• Recombination;
  • Muller's Ratcher;
  • DNA replication;
  • DNA repair;
  • evolution of sex;
  • mutation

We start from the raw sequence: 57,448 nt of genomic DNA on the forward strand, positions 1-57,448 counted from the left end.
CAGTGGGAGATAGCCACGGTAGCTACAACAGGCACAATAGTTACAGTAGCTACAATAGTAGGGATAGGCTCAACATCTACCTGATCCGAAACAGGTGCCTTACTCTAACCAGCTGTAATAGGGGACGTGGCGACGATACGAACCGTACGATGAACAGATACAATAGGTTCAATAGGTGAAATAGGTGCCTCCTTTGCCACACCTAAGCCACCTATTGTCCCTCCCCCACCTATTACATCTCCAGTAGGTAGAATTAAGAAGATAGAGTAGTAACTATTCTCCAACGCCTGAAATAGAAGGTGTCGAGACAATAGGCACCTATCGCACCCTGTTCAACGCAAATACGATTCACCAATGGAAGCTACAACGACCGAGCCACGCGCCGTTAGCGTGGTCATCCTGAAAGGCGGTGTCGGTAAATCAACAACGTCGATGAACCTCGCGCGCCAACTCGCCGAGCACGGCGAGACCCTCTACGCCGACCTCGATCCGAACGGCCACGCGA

Asexual populations irreversibly accumulate mildly deleterious mutations through the occasional stochastic loss of their least-loaded line, a process known as “Muller's Ratchet”. This paper explores the dynamics of this process, and the role of recombination in halting the Ratchet. Simulation studies show that an optimal class comprising no individuals is lost in about 10no generations, implying that adaptedness may deteriorate rather rapidly in geological time. Asexual organisms will persist only if they are very numerous, or if they have very small genomes, or if there is extensive negative interaction among nonallelic mutations. Otherwise, long-term persistence requires that unloaded genomes be continually generated by recombination. An approximate expression for the rate of recombination needed to halt the Ratchet is developed, and shows that substantial recombination is necessary in populations of fewer than about 1010 individuals. A further complication is introduced by mutations in sequences which specify proofreading enzymes. Since these will reduce the fidelity of their own replication, a process of positive feedback leading to an ever-accelerating loss of function is conceivable.